The importance of unpredictable and short-term environmental extremes for biodiversity in oribatid mites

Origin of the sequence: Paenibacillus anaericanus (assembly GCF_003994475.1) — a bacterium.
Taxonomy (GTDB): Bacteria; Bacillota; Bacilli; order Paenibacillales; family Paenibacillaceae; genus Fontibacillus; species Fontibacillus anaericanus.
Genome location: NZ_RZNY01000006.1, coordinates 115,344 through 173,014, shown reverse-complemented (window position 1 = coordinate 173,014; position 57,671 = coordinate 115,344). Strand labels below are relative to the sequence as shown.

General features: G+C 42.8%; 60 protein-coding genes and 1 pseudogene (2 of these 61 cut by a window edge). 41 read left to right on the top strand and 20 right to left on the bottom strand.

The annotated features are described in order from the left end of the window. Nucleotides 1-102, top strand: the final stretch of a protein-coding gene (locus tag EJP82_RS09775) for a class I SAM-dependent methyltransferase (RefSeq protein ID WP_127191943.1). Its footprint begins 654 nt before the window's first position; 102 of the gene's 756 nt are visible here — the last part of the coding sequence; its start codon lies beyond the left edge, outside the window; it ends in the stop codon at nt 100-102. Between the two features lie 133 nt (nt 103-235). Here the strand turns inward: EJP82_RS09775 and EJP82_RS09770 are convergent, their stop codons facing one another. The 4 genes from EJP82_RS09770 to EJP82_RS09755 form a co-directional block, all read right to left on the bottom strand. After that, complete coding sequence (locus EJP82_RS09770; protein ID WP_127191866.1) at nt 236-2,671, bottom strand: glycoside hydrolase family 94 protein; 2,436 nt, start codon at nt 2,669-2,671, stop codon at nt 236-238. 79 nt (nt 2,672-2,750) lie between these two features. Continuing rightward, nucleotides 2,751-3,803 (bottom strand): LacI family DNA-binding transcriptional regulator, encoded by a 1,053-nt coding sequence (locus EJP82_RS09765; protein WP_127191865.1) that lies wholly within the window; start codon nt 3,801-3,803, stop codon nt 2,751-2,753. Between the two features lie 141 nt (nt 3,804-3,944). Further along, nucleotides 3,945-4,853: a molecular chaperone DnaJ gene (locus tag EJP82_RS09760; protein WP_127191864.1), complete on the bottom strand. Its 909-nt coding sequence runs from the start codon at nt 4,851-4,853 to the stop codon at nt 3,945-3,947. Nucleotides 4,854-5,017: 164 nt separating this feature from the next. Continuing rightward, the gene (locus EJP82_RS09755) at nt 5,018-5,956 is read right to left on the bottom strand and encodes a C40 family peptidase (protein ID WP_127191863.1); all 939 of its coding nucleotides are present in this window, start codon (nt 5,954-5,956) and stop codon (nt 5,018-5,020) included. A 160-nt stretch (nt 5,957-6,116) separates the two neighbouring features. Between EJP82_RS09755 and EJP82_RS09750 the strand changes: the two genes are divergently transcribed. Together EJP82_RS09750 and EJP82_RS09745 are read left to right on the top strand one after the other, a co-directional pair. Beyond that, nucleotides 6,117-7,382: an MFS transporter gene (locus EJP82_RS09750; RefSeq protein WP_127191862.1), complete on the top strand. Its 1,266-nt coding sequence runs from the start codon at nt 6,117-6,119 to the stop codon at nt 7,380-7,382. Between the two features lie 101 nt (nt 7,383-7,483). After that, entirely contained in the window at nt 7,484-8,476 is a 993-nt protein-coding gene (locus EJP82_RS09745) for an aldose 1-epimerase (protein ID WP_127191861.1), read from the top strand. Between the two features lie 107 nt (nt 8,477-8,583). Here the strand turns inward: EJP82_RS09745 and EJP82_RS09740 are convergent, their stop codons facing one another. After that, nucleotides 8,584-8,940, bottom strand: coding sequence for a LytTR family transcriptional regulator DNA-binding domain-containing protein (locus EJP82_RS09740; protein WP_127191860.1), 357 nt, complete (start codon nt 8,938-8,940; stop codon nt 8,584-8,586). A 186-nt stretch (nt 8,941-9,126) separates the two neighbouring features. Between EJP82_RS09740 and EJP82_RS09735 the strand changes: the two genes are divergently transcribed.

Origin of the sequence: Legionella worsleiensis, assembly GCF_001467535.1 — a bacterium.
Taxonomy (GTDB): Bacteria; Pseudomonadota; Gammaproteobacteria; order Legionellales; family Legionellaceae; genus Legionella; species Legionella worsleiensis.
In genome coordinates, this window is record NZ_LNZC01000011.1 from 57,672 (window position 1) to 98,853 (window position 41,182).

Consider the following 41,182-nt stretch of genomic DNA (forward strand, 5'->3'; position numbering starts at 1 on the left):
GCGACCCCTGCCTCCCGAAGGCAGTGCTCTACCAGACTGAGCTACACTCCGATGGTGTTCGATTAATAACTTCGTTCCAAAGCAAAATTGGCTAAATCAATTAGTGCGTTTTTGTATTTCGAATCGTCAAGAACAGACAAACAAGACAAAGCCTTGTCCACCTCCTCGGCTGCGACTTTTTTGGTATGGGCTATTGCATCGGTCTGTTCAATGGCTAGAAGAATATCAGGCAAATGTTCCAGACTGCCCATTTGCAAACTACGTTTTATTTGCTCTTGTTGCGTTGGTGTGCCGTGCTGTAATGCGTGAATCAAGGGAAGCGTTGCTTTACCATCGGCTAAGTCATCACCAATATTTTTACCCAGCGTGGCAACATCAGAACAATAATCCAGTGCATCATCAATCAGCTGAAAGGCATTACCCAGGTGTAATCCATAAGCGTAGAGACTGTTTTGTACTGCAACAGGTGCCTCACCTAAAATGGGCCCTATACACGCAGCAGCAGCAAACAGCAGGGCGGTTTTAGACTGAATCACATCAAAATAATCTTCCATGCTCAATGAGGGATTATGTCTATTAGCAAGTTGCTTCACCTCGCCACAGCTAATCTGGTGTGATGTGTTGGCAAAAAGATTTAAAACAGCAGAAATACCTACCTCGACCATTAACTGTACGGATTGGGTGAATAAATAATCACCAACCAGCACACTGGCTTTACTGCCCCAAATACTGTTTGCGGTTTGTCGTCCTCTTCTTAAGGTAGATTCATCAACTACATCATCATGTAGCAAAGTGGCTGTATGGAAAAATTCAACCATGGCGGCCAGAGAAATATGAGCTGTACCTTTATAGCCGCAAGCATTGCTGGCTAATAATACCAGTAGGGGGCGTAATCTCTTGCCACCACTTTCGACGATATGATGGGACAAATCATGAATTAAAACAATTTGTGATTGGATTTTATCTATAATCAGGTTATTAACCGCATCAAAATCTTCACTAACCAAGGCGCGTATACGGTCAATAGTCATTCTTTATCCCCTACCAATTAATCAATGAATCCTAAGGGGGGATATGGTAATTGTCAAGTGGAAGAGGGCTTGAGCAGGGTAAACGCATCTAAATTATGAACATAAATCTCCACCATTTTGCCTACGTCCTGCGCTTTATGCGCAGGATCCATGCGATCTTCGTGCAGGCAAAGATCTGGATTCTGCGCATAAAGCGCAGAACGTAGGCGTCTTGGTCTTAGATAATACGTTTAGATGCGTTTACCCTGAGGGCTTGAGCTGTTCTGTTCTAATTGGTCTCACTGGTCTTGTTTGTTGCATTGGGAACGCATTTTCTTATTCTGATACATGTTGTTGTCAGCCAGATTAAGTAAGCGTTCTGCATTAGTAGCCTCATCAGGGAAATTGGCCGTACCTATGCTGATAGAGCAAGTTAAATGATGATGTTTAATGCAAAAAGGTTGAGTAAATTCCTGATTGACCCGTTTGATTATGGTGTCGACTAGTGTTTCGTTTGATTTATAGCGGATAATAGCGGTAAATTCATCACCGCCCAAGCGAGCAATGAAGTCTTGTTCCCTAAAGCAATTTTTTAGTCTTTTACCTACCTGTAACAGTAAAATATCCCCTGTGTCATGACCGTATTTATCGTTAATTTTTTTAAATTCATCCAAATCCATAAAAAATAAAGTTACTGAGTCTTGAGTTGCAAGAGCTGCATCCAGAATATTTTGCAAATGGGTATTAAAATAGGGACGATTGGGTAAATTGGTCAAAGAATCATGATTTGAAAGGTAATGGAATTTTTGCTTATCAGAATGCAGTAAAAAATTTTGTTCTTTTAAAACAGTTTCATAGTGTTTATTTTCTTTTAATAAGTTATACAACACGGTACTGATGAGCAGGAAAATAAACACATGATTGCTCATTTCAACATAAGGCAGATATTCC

Tolerance of oribatid mites belonging to twenty-three species has been determined after exposure to short-term unpredictable environmental extremes such as drought, frost, heat, and food shortage. Species having a narrow temperature tolerance were also susceptible to drought, whereas species having a very broad temperature tolerance also tolerated drought. Tolerance classes per environmental condition were defined and used to classify oribatid mites in datasets from undisturbed and clearcut forests, and unmanaged, cut, and cattle-grazed grasslands. Once-only events, like clearcutting, could be shown to markedly influence the oribatid mite fauna. Cutting of grassland (once a year) led to the absence of species intolerant to drought, but higher cutting frequencies did not alter the species composition any further with respect to drought tolerance. Soil compaction due to cattle-grazing in combination with removal of the vegetation led to the absence of species intolerant to drought and to a decrease of small species usually able to avoid drought by entering deeper soil layers. The frequency of extreme conditions is discussed in general and a hypothesis is formulated wherein species diversity, metapopulation dynamics, and `unsaturated' biotopes are results of the frequency of disturbance and recovery of the affected populations.